Pregnancy and the postpartum period of motherhood are times of great joy and great change.
With this change can come stress, fear, and anxiety that can fuel feelings of depression and isolation and invasive thoughts. Alarmingly, nearly 60 percent of pregnancy-associated deaths happen between 42 days and one year after giving birth. Since taking office, Governor Wolf has prioritized expanding access to health care and supportive services that help parents through pregnancy and the postpartum period and gives children a strong, healthy start that can lead to continued good health, well-being and positive outcomes throughout their lives.
In 2020, the CDC released the first maternal mortality rates for the United States in roughly 10 years. It showed that the United States has the highest rate of maternal mortality in the industrialized world. The U.S. is the only wealthy country in the world whose mothers are dying at a higher rate than 25 years ago.
Pennsylvania mothers deserve more.
The Pennsylvania Department of Human Services (DHS) is taking a close look at maternal health practices. The American Rescue Plan Act allows states to implement a new Medicaid state plan option beginning in April 2022 that will expand the Medicaid coverage period for new moms to one year after giving birth. This extension will help mothers continue to access physical and behavioral health care necessary to keep themselves healthy and their families on a path to good health and well-being.
- About 3 in 10 births nationwide are paid for through Medicaid, but traditionally, coverage for people who qualify because they are pregnant ends 60 days following the birth of a baby unless their income or circumstances change.
- In Pennsylvania, pregnancy-related deaths grew by more than 21 percent between 2013 and 2018.
Nationally, about 12 percent of pregnancy-related deaths occur between six weeks and one year postpartum, but almost 60 percent of those are preventable.
Black women are almost two times more likely than white women to die after giving birth.
- Perinatal depression is the most common complication during pregnancy and the postpartum period.
1 in 7 women experience depression during or following a pregnancy, but too often it can go undiagnosed.
The Wolf Administration and DHS are committed to improving the extent and quality of care for Pennsylvania families, especially our most vulnerable through a delicate and crucial period of their lives. The expansion of Medicaid initiative is part of a myriad of supports DHS has in progress to support perinatal and parenting families, which includes increasing maternal depression screenings and follow-through care, expanding home-visiting care and use of doulas, and engaging fathers as advocates and partners for mothers and children.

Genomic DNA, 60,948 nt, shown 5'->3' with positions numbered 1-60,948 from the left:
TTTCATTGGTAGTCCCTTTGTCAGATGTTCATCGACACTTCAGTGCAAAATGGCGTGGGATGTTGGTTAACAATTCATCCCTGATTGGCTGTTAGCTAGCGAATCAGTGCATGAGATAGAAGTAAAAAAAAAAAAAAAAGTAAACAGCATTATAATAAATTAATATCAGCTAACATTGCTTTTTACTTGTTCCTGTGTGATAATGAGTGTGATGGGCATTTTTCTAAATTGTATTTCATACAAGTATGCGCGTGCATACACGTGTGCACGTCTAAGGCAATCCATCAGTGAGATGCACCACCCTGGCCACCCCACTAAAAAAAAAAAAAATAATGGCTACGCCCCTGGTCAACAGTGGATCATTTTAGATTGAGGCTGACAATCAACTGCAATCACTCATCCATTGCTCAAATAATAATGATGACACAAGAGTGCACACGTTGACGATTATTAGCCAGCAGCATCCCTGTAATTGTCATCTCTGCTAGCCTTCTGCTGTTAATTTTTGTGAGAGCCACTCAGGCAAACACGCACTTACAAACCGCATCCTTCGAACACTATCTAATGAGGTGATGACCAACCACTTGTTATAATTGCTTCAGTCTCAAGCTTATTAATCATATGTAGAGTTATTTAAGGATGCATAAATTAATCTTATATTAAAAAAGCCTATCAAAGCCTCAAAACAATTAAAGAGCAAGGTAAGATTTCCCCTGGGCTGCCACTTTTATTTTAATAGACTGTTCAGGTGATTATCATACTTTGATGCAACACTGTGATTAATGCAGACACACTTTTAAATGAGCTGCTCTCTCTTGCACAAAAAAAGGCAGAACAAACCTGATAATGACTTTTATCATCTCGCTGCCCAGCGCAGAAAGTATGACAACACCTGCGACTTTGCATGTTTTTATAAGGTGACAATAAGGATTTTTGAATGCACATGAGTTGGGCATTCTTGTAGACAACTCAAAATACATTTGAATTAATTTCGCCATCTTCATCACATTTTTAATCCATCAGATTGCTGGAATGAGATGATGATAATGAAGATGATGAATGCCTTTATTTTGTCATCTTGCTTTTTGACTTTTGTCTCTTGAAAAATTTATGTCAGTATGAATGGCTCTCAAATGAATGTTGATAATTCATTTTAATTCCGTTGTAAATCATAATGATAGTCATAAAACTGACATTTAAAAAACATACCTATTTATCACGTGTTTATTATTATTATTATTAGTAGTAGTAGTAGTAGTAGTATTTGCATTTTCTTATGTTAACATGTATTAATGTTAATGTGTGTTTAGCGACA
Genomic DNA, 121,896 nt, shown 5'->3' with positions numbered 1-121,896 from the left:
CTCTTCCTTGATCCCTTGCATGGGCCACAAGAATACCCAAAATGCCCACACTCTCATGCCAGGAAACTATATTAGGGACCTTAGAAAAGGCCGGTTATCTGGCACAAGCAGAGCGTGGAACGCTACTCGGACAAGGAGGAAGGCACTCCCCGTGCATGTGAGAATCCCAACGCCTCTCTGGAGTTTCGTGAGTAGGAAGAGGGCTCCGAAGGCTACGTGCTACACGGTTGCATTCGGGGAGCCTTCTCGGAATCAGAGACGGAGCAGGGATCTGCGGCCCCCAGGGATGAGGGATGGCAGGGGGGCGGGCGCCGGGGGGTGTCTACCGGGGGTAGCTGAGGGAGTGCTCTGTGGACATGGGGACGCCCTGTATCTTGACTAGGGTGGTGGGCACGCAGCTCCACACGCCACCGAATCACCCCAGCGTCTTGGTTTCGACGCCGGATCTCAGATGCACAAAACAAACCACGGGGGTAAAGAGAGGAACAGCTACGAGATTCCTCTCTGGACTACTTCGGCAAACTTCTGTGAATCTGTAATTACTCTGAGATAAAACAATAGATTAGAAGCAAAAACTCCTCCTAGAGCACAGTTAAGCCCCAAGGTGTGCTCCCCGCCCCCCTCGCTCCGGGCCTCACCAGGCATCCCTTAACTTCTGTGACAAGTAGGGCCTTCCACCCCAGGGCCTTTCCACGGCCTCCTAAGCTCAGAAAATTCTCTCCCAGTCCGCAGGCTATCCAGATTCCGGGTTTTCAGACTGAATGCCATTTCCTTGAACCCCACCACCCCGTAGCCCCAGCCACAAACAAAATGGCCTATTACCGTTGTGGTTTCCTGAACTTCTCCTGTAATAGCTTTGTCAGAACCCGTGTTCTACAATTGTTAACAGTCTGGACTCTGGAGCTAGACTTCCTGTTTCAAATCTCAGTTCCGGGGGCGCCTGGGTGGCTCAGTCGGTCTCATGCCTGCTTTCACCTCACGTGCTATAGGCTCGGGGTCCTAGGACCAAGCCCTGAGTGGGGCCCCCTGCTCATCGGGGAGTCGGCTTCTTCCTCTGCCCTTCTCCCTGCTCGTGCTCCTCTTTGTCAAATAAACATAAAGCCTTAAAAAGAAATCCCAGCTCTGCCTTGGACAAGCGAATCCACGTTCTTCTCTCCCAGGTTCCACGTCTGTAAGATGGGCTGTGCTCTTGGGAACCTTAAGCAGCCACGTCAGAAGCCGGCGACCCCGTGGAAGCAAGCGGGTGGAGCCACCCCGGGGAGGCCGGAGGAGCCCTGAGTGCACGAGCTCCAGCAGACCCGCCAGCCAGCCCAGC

The Wolf Administration also recently announced that Pennsylvania will opt-in to extended postpartum coverage for birthing parents covered through Medicaid due to their pregnancy. Under the American Rescue Plan Act, states are able to extend the Medicaid postpartum coverage period from just 60 days to one year after giving birth.
YOU ARE NOT ALONE. Motherhood is a big step, and with life changes come stress, fear and anxiety. All of us can take steps to improve our mental health. This looks different for everyone. Perhaps you’d like to talk to someone, focus more on self care, consider medication, and/or seek other treatments. There are options to help you.
- CALL 911: If there is an immediate risk of endangering oneself or others, contact 911. Inform the operator that you are calling about a mental health crisis.
- Crisis Text Line: Text PA to 741741 to start the conversation 24/7
- Suicide Prevention Lifeline: 800-273-8255
PA Crisis Hotlines: Find a crisis line in your county.PA Resources
- PA Support & Referral Hotline: 1-855-284-2494 (TTY:724-631-5600)
The Department of Human Services’ mental health support and referral helpline is available 24/7 and is a free resource staffed by skilled and compassionate caseworkers available to counsel Pennsylvanians struggling with anxiety and other challenging emotions.
- Call 2-1-1: The United Way of Pennsylvania can connect you to help in your area; Search crisis services, hotlines, and warmlines near you.
- Office of Advocacy and Reform (OAR)
A group of volunteers focused exclusively on setting guidelines and benchmarks for trauma-informed care across the commonwealth.
- Get Help Now Helpline — 1-800-662-HELP (4357) A toll-free helpline maintained through the Department of Drug and Alcohol Programs (DDAP) that connects callers looking for substance use treatment options for themselves or a loved one to resources in their community. Calls are anonymous and available 24/7.